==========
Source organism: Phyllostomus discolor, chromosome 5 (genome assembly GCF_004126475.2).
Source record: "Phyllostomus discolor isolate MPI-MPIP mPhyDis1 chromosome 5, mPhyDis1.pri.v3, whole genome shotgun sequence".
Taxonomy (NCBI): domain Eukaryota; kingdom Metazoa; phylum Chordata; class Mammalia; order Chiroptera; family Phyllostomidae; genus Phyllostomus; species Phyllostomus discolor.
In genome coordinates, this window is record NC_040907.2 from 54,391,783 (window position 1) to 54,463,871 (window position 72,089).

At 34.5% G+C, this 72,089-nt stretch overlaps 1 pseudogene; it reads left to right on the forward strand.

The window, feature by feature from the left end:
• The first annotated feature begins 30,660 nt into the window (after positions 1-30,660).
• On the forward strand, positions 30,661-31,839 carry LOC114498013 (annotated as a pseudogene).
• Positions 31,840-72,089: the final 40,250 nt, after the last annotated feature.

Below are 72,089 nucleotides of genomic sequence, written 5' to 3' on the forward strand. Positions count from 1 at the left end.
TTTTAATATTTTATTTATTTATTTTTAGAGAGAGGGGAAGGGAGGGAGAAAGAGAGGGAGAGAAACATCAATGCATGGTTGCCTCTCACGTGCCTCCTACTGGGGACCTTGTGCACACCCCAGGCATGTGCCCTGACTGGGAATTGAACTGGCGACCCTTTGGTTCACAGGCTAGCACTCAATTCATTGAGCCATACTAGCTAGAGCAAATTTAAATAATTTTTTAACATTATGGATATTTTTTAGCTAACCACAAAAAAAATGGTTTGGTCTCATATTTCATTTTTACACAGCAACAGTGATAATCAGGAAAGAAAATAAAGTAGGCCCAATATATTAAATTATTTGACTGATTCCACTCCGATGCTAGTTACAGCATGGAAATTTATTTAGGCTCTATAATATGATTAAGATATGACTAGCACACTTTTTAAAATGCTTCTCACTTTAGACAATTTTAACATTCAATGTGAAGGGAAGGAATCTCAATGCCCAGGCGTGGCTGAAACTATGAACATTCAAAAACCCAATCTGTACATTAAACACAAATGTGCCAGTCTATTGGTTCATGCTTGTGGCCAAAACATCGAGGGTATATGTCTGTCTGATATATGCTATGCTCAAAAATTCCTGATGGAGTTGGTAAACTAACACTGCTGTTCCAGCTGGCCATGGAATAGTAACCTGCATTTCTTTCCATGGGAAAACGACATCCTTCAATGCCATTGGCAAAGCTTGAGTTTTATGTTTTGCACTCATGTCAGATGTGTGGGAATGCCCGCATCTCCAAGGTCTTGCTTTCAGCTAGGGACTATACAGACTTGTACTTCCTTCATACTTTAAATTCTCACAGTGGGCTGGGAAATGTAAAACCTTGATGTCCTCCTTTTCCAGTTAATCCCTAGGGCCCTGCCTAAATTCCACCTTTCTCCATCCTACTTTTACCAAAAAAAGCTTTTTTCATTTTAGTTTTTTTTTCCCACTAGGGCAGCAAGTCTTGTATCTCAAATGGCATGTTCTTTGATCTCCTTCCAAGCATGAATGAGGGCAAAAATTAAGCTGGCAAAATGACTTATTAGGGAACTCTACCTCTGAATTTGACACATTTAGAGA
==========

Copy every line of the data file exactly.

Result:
Source organism: Phyllostomus discolor, chromosome 5 (genome assembly GCF_004126475.2).
Source record: "Phyllostomus discolor isolate MPI-MPIP mPhyDis1 chromosome 5, mPhyDis1.pri.v3, whole genome shotgun sequence".
Taxonomy (NCBI): domain Eukaryota; kingdom Metazoa; phylum Chordata; class Mammalia; order Chiroptera; family Phyllostomidae; genus Phyllostomus; species Phyllostomus discolor.
In genome coordinates, this window is record NC_040907.2 from 54,391,783 (window position 1) to 54,463,871 (window position 72,089).

At 34.5% G+C, this 72,089-nt stretch overlaps 1 pseudogene; it reads left to right on the forward strand.

The window, feature by feature from the left end:
• The first annotated feature begins 30,660 nt into the window (after positions 1-30,660).
• On the forward strand, positions 30,661-31,839 carry LOC114498013 (annotated as a pseudogene).
• Positions 31,840-72,089: the final 40,250 nt, after the last annotated feature.

Below are 72,089 nucleotides of genomic sequence, written 5' to 3' on the forward strand. Positions count from 1 at the left end.
TTTTAATATTTTATTTATTTATTTTTAGAGAGAGGGGAAGGGAGGGAGAAAGAGAGGGAGAGAAACATCAATGCATGGTTGCCTCTCACGTGCCTCCTACTGGGGACCTTGTGCACACCCCAGGCATGTGCCCTGACTGGGAATTGAACTGGCGACCCTTTGGTTCACAGGCTAGCACTCAATTCATTGAGCCATACTAGCTAGAGCAAATTTAAATAATTTTTTAACATTATGGATATTTTTTAGCTAACCACAAAAAAAATGGTTTGGTCTCATATTTCATTTTTACACAGCAACAGTGATAATCAGGAAAGAAAATAAAGTAGGCCCAATATATTAAATTATTTGACTGATTCCACTCCGATGCTAGTTACAGCATGGAAATTTATTTAGGCTCTATAATATGATTAAGATATGACTAGCACACTTTTTAAAATGCTTCTCACTTTAGACAATTTTAACATTCAATGTGAAGGGAAGGAATCTCAATGCCCAGGCGTGGCTGAAACTATGAACATTCAAAAACCCAATCTGTACATTAAACACAAATGTGCCAGTCTATTGGTTCATGCTTGTGGCCAAAACATCGAGGGTATATGTCTGTCTGATATATGCTATGCTCAAAAATTCCTGATGGAGTTGGTAAACTAACACTGCTGTTCCAGCTGGCCATGGAATAGTAACCTGCATTTCTTTCCATGGGAAAACGACATCCTTCAATGCCATTGGCAAAGCTTGAGTTTTATGTTTTGCACTCATGTCAGATGTGTGGGAATGCCCGCATCTCCAAGGTCTTGCTTTCAGCTAGGGACTATACAGACTTGTACTTCCTTCATACTTTAAATTCTCACAGTGGGCTGGGAAATGTAAAACCTTGATGTCCTCCTTTTCCAGTTAATCCCTAGGGCCCTGCCTAAATTCCACCTTTCTCCATCCTACTTTTACCAAAAAAAGCTTTTTTCATTTTAGTTTTTTTTTCCCACTAGGGCAGCAAGTCTTGTATCTCAAATGGCATGTTCTTTGATCTCCTTCCAAGCATGAATGAGGGCAAAAATTAAGCTGGCAAAATGACTTATTAGGGAACTCTACCTCTGAATTTGACACATTTAGAGA